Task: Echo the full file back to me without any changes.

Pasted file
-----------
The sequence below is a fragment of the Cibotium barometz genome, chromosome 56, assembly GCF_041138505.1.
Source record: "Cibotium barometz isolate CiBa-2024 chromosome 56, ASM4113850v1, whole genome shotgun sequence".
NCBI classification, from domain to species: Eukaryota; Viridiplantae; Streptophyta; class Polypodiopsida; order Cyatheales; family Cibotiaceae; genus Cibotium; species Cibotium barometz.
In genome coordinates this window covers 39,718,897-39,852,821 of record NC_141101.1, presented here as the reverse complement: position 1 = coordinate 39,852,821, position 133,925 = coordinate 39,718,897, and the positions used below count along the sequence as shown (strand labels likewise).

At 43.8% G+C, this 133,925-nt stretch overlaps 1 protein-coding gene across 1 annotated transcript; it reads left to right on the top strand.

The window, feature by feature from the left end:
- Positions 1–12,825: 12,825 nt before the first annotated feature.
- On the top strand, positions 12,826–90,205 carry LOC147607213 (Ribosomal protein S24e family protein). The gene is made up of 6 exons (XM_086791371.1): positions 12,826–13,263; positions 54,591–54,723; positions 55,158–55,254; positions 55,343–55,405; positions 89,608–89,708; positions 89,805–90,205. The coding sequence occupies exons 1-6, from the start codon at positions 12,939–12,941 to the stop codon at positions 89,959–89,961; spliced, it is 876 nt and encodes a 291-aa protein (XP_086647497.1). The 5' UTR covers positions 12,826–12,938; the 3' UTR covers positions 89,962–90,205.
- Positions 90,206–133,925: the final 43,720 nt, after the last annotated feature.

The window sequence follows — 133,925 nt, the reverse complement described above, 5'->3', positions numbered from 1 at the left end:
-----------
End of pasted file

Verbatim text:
The sequence below is a fragment of the Cibotium barometz genome, chromosome 56, assembly GCF_041138505.1.
Source record: "Cibotium barometz isolate CiBa-2024 chromosome 56, ASM4113850v1, whole genome shotgun sequence".
NCBI classification, from domain to species: Eukaryota; Viridiplantae; Streptophyta; class Polypodiopsida; order Cyatheales; family Cibotiaceae; genus Cibotium; species Cibotium barometz.
In genome coordinates this window covers 39,718,897-39,852,821 of record NC_141101.1, presented here as the reverse complement: position 1 = coordinate 39,852,821, position 133,925 = coordinate 39,718,897, and the positions used below count along the sequence as shown (strand labels likewise).

At 43.8% G+C, this 133,925-nt stretch overlaps 1 protein-coding gene across 1 annotated transcript; it reads left to right on the top strand.

The window, feature by feature from the left end:
- Positions 1–12,825: 12,825 nt before the first annotated feature.
- On the top strand, positions 12,826–90,205 carry LOC147607213 (Ribosomal protein S24e family protein). The gene is made up of 6 exons (XM_086791371.1): positions 12,826–13,263; positions 54,591–54,723; positions 55,158–55,254; positions 55,343–55,405; positions 89,608–89,708; positions 89,805–90,205. The coding sequence occupies exons 1-6, from the start codon at positions 12,939–12,941 to the stop codon at positions 89,959–89,961; spliced, it is 876 nt and encodes a 291-aa protein (XP_086647497.1). The 5' UTR covers positions 12,826–12,938; the 3' UTR covers positions 89,962–90,205.
- Positions 90,206–133,925: the final 43,720 nt, after the last annotated feature.

The window sequence follows — 133,925 nt, the reverse complement described above, 5'->3', positions numbered from 1 at the left end: